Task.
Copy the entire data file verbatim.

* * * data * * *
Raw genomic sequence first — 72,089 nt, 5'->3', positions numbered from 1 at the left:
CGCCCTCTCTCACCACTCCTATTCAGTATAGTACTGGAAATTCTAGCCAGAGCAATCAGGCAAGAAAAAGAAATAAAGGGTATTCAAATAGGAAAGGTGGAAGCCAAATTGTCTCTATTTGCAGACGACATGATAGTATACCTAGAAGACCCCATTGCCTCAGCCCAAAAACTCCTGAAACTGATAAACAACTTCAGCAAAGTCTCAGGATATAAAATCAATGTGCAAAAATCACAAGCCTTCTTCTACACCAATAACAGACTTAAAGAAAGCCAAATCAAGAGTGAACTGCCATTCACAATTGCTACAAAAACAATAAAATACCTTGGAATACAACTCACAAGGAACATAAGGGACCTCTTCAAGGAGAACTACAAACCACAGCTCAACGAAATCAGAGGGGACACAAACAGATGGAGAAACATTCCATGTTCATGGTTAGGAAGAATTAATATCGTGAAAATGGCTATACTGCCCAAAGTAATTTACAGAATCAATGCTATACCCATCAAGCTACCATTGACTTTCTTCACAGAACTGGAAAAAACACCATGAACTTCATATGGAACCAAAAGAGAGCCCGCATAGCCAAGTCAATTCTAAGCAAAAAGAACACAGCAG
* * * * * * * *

Raw genomic sequence first — 72,089 nt, 5'->3', positions numbered from 1 at the left:
CGCCCTCTCTCACCACTCCTATTCAGTATAGTACTGGAAATTCTAGCCAGAGCAATCAGGCAAGAAAAAGAAATAAAGGGTATTCAAATAGGAAAGGTGGAAGCCAAATTGTCTCTATTTGCAGACGACATGATAGTATACCTAGAAGACCCCATTGCCTCAGCCCAAAAACTCCTGAAACTGATAAACAACTTCAGCAAAGTCTCAGGATATAAAATCAATGTGCAAAAATCACAAGCCTTCTTCTACACCAATAACAGACTTAAAGAAAGCCAAATCAAGAGTGAACTGCCATTCACAATTGCTACAAAAACAATAAAATACCTTGGAATACAACTCACAAGGAACATAAGGGACCTCTTCAAGGAGAACTACAAACCACAGCTCAACGAAATCAGAGGGGACACAAACAGATGGAGAAACATTCCATGTTCATGGTTAGGAAGAATTAATATCGTGAAAATGGCTATACTGCCCAAAGTAATTTACAGAATCAATGCTATACCCATCAAGCTACCATTGACTTTCTTCACAGAACTGGAAAAAACACCATGAACTTCATATGGAACCAAAAGAGAGCCCGCATAGCCAAGTCAATTCTAAGCAAAAAGAACACAGCAG